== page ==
A country stretching from the Atacama Desert to the icebergs of Cape Horn, Chile remains vastly unexplored by global travellers. Watch geysers spew out from the driest landscapes or the stars on the darkest skies — Chile is for the traveller who likes to explore hidden gems. By Shubhanjana Das
1. The Icebergs of Patagonia
The pace at which glaciers are melting, you might never be able to witness one! While the clock still ticks, kayak your way through a glacial lake by dodging a few icebergs to witness boulders of ice on the banks of the lake. Patagonia, just about 650 km from Antarctica, has a landscape that inspires awe. The sight of retreating glaciers from Grey Lake offers perspective on what we are losing beyond repair.
2. The Dry Lands of Atacama Desert
The icebergs on one part and the driest lands on the other shows the crazy diversity this country houses. It’s said that some parts in the Atacama Desert has never received rain. If we say that the landscape of red canyons, lagoons, thermal lakes and smoking volcanoes looks a lot like the lunar landscape, it won’t be an exaggeration as even NASA places their equipment for other-worldly tests in the barren salt flats, the explosive Taito geysers and Moon Valley.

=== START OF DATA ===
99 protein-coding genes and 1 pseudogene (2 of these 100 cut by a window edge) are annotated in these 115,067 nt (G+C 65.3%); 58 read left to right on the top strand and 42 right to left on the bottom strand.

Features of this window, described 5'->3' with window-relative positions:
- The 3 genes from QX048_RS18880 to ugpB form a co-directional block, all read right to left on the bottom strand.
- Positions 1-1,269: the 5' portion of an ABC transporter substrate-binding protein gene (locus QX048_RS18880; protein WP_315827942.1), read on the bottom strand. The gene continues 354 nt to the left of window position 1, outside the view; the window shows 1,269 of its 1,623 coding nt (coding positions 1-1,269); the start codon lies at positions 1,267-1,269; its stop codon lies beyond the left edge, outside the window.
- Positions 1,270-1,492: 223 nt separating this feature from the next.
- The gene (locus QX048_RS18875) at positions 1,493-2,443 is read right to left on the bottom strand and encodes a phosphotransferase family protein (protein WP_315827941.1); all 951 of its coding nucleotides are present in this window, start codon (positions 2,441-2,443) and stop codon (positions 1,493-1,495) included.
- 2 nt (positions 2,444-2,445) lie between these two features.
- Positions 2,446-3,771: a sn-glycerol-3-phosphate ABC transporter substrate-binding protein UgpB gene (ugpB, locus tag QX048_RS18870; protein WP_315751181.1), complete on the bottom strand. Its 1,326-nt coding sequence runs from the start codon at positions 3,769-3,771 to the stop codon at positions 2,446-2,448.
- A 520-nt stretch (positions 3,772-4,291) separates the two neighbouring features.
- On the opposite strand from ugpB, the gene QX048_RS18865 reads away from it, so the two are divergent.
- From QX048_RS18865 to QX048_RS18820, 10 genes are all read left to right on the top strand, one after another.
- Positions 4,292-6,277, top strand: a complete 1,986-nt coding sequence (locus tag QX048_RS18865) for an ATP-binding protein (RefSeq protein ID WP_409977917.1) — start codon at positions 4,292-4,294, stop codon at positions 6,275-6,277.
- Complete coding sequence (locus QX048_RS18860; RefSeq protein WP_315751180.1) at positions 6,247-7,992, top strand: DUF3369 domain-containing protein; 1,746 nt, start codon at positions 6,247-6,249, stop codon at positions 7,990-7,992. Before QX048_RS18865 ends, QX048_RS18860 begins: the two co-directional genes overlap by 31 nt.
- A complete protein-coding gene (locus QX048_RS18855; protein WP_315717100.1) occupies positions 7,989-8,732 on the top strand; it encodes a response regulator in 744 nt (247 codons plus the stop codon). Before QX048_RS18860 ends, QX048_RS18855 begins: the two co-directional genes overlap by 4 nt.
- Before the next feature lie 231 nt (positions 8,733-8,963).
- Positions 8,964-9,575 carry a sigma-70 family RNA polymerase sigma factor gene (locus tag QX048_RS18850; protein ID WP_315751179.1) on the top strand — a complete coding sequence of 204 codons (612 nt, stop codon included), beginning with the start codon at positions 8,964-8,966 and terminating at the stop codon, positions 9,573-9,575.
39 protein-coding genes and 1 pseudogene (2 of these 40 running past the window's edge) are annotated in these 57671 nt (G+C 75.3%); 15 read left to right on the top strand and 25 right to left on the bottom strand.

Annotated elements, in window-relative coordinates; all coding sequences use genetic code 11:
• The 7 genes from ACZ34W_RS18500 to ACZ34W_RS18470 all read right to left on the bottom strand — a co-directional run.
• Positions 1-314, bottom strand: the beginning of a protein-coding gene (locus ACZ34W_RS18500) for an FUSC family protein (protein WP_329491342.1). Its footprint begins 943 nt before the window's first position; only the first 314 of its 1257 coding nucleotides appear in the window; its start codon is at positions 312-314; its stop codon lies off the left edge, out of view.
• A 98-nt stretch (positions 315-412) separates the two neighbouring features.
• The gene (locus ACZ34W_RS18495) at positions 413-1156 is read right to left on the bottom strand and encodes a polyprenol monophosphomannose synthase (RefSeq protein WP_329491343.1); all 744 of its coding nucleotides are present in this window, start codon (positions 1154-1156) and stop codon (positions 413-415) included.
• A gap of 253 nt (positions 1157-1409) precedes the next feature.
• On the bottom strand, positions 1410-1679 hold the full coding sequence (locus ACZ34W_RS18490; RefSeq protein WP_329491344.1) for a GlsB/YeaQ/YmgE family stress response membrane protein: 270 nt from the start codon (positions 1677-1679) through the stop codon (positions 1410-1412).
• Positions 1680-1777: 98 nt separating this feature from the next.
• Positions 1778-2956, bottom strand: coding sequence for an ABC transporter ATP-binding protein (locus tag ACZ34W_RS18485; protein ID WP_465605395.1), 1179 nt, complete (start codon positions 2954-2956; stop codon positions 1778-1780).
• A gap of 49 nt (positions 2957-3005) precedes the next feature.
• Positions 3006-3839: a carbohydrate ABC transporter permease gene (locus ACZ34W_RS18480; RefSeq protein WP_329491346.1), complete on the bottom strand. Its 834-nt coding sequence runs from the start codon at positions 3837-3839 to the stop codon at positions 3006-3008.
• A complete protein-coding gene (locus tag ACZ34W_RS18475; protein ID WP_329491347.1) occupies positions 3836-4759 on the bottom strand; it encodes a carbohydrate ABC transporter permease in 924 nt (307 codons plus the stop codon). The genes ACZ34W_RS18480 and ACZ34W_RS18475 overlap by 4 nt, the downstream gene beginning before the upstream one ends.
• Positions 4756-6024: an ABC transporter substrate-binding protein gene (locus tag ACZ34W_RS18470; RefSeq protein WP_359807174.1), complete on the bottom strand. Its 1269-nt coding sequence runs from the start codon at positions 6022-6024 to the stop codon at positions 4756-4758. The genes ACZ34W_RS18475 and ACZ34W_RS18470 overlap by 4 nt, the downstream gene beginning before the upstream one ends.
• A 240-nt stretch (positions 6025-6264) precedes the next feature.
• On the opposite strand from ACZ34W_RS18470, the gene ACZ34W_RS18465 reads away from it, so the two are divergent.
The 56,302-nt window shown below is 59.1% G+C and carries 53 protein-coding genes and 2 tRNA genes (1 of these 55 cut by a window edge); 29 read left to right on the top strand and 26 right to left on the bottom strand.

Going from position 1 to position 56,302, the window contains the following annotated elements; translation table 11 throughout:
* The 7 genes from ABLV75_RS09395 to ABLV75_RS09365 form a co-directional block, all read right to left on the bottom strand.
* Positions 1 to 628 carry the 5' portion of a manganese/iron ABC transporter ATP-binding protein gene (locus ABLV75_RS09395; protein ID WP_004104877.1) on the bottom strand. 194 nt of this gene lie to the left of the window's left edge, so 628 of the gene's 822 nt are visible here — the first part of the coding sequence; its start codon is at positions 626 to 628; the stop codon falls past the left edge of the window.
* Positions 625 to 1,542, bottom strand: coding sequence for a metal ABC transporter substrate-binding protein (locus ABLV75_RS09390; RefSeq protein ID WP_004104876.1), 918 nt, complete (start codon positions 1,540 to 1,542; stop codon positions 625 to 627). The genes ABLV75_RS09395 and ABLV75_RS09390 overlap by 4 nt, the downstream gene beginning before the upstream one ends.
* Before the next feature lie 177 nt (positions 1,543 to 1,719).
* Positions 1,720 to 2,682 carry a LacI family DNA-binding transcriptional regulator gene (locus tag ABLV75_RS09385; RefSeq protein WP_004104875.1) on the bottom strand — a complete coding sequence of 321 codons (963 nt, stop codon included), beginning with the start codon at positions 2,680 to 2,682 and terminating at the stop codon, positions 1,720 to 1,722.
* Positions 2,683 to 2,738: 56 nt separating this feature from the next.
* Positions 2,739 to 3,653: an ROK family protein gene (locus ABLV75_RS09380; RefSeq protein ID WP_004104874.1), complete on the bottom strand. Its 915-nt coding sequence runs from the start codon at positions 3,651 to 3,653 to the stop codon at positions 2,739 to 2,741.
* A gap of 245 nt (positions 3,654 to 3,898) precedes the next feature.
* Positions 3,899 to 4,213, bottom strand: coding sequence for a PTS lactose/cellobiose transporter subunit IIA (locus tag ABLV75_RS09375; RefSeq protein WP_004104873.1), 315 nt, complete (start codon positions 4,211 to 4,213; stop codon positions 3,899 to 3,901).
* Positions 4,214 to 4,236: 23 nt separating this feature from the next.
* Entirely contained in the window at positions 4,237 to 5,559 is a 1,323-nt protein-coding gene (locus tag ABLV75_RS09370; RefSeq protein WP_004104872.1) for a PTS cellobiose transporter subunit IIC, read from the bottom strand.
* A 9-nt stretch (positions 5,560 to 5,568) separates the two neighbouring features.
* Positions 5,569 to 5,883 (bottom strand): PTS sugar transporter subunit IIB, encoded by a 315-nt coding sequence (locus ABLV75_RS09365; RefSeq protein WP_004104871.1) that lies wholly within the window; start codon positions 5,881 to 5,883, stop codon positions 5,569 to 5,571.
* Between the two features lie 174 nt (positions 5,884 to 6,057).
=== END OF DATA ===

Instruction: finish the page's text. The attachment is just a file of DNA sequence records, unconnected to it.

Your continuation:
3. The Stratovolcano of Villarica
Sure your travel buddy is cool, but will they be hiking volcanoes and peering into the caldera? That’s right! Chile is dotted with active, dormant and extinct volcanoes. If you head to Villarica, you can hike the 2800 m high Villarica Volcano during the summers or ski down it during winters. However, if hopping onto a plane to have the most exclusive view of the black rocks, the caldera and the charred trees of the terrain is something that makes your heart skip a beat, Villarica is the place to be.
4. Pablo Neruda’s House
Chilean pride and gem, poet Pablo Neruda’s house La Chascona in Santiago is for everyone who has ever lost their sleep over his heart-wrenching poetry. La Chascona lets you in on the antiques and strange collectibles he gathered during his lifetime.
5. Chilean Food at Peumayén Ancestral Food
Bringing together indigenous and gourmet food on a plate, Santiago’s Bellaviasta neighbourhood shelters Peumayén Ancestral Food. They say food is one of the best ways to dive head first into a culture and Peumayen proves that right. The region’s Mapuche, Rapa Nui and Aymara population’s dishes have served as the source of inspiration to drawing a twist on them.